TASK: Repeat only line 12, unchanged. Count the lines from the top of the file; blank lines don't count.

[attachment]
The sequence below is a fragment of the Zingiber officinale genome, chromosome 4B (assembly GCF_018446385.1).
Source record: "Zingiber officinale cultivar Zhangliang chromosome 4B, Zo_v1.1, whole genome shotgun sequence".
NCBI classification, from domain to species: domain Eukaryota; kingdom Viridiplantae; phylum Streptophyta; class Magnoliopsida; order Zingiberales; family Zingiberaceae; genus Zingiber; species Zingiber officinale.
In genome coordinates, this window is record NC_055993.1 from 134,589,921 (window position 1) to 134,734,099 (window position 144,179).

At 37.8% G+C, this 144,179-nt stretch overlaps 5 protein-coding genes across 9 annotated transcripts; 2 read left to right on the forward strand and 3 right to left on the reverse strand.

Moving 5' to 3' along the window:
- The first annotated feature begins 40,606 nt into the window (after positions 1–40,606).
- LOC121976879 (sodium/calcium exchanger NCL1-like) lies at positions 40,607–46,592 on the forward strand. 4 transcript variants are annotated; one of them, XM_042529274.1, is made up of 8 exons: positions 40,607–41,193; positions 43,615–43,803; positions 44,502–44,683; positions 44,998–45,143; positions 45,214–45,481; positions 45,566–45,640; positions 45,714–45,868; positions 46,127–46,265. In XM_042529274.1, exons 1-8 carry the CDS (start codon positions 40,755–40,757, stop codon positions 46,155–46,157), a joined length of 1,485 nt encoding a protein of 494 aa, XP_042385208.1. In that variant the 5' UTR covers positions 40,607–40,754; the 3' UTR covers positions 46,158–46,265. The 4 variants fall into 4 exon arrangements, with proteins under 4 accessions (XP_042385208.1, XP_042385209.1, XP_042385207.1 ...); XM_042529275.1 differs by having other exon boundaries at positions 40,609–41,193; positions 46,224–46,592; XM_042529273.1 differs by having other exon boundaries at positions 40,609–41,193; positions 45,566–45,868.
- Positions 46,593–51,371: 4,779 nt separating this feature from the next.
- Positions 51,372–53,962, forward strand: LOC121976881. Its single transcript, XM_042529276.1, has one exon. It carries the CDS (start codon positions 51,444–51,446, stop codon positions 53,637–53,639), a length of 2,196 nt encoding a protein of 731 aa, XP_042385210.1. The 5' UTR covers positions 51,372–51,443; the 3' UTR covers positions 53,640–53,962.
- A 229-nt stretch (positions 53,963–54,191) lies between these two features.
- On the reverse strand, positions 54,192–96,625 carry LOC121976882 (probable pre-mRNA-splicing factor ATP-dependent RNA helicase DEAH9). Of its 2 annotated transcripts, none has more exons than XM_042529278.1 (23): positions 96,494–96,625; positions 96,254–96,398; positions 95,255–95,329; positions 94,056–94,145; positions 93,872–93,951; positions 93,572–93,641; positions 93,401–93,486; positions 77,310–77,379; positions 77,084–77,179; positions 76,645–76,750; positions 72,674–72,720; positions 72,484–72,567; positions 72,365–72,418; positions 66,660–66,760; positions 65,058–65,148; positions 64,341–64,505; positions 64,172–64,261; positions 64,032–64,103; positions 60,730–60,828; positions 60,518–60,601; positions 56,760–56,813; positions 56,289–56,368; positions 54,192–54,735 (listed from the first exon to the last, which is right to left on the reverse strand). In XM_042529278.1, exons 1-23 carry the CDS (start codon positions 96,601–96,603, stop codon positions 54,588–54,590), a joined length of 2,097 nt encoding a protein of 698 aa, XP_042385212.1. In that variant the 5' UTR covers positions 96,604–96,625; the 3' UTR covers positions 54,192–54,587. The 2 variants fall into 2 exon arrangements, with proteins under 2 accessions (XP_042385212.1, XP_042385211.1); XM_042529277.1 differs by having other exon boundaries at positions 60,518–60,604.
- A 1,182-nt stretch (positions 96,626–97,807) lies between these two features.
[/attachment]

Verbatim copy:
- On the reverse strand, positions 54,192–96,625 carry LOC121976882 (probable pre-mRNA-splicing factor ATP-dependent RNA helicase DEAH9). Of its 2 annotated transcripts, none has more exons than XM_042529278.1 (23): positions 96,494–96,625; positions 96,254–96,398; positions 95,255–95,329; positions 94,056–94,145; positions 93,872–93,951; positions 93,572–93,641; positions 93,401–93,486; positions 77,310–77,379; positions 77,084–77,179; positions 76,645–76,750; positions 72,674–72,720; positions 72,484–72,567; positions 72,365–72,418; positions 66,660–66,760; positions 65,058–65,148; positions 64,341–64,505; positions 64,172–64,261; positions 64,032–64,103; positions 60,730–60,828; positions 60,518–60,601; positions 56,760–56,813; positions 56,289–56,368; positions 54,192–54,735 (listed from the first exon to the last, which is right to left on the reverse strand). In XM_042529278.1, exons 1-23 carry the CDS (start codon positions 96,601–96,603, stop codon positions 54,588–54,590), a joined length of 2,097 nt encoding a protein of 698 aa, XP_042385212.1. In that variant the 5' UTR covers positions 96,604–96,625; the 3' UTR covers positions 54,192–54,587. The 2 variants fall into 2 exon arrangements, with proteins under 2 accessions (XP_042385212.1, XP_042385211.1); XM_042529277.1 differs by having other exon boundaries at positions 60,518–60,604.